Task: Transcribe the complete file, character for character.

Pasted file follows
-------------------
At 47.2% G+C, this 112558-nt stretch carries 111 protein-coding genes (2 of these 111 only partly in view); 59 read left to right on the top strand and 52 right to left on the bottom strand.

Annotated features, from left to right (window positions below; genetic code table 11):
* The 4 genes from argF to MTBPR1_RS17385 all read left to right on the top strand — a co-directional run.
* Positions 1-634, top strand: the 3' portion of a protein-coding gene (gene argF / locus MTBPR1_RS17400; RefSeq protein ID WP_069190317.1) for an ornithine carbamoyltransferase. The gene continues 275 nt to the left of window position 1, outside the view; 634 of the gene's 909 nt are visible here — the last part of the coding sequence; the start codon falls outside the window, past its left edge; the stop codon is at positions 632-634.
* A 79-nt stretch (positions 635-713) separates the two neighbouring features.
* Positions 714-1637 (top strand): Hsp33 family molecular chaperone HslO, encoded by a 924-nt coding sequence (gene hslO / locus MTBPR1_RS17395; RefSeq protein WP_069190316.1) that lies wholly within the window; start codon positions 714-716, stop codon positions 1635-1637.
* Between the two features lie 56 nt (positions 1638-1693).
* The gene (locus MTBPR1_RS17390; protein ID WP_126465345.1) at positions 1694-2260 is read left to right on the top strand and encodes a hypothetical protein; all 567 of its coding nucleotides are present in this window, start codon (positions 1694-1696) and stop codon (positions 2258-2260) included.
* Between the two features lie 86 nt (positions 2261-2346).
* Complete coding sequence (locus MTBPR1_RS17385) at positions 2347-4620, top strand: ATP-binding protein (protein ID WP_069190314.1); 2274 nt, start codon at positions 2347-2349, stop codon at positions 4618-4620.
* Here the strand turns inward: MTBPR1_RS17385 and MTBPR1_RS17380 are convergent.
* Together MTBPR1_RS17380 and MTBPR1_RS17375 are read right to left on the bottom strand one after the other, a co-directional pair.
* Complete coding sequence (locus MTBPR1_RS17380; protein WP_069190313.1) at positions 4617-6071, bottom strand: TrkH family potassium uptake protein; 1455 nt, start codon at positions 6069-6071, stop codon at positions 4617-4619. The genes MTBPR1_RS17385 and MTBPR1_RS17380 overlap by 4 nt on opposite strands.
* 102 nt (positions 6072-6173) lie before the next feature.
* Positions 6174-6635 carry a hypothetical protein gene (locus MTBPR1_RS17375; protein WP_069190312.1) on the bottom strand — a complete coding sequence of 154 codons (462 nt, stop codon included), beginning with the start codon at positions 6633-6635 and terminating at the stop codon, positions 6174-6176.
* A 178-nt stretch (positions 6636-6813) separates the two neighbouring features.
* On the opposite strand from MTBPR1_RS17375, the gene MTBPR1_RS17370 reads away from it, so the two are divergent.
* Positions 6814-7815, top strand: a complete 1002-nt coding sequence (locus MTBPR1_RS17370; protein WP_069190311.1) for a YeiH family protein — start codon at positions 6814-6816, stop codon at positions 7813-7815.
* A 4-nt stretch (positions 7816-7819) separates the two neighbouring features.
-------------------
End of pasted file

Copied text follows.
At 47.2% G+C, this 112558-nt stretch carries 111 protein-coding genes (2 of these 111 only partly in view); 59 read left to right on the top strand and 52 right to left on the bottom strand.

Annotated features, from left to right (window positions below; genetic code table 11):
* The 4 genes from argF to MTBPR1_RS17385 all read left to right on the top strand — a co-directional run.
* Positions 1-634, top strand: the 3' portion of a protein-coding gene (gene argF / locus MTBPR1_RS17400; RefSeq protein ID WP_069190317.1) for an ornithine carbamoyltransferase. The gene continues 275 nt to the left of window position 1, outside the view; 634 of the gene's 909 nt are visible here — the last part of the coding sequence; the start codon falls outside the window, past its left edge; the stop codon is at positions 632-634.
* A 79-nt stretch (positions 635-713) separates the two neighbouring features.
* Positions 714-1637 (top strand): Hsp33 family molecular chaperone HslO, encoded by a 924-nt coding sequence (gene hslO / locus MTBPR1_RS17395; RefSeq protein WP_069190316.1) that lies wholly within the window; start codon positions 714-716, stop codon positions 1635-1637.
* Between the two features lie 56 nt (positions 1638-1693).
* The gene (locus MTBPR1_RS17390; protein ID WP_126465345.1) at positions 1694-2260 is read left to right on the top strand and encodes a hypothetical protein; all 567 of its coding nucleotides are present in this window, start codon (positions 1694-1696) and stop codon (positions 2258-2260) included.
* Between the two features lie 86 nt (positions 2261-2346).
* Complete coding sequence (locus MTBPR1_RS17385) at positions 2347-4620, top strand: ATP-binding protein (protein ID WP_069190314.1); 2274 nt, start codon at positions 2347-2349, stop codon at positions 4618-4620.
* Here the strand turns inward: MTBPR1_RS17385 and MTBPR1_RS17380 are convergent.
* Together MTBPR1_RS17380 and MTBPR1_RS17375 are read right to left on the bottom strand one after the other, a co-directional pair.
* Complete coding sequence (locus MTBPR1_RS17380; protein WP_069190313.1) at positions 4617-6071, bottom strand: TrkH family potassium uptake protein; 1455 nt, start codon at positions 6069-6071, stop codon at positions 4617-4619. The genes MTBPR1_RS17385 and MTBPR1_RS17380 overlap by 4 nt on opposite strands.
* 102 nt (positions 6072-6173) lie before the next feature.
* Positions 6174-6635 carry a hypothetical protein gene (locus MTBPR1_RS17375; protein WP_069190312.1) on the bottom strand — a complete coding sequence of 154 codons (462 nt, stop codon included), beginning with the start codon at positions 6633-6635 and terminating at the stop codon, positions 6174-6176.
* A 178-nt stretch (positions 6636-6813) separates the two neighbouring features.
* On the opposite strand from MTBPR1_RS17375, the gene MTBPR1_RS17370 reads away from it, so the two are divergent.
* Positions 6814-7815, top strand: a complete 1002-nt coding sequence (locus MTBPR1_RS17370; protein WP_069190311.1) for a YeiH family protein — start codon at positions 6814-6816, stop codon at positions 7813-7815.
* A 4-nt stretch (positions 7816-7819) separates the two neighbouring features.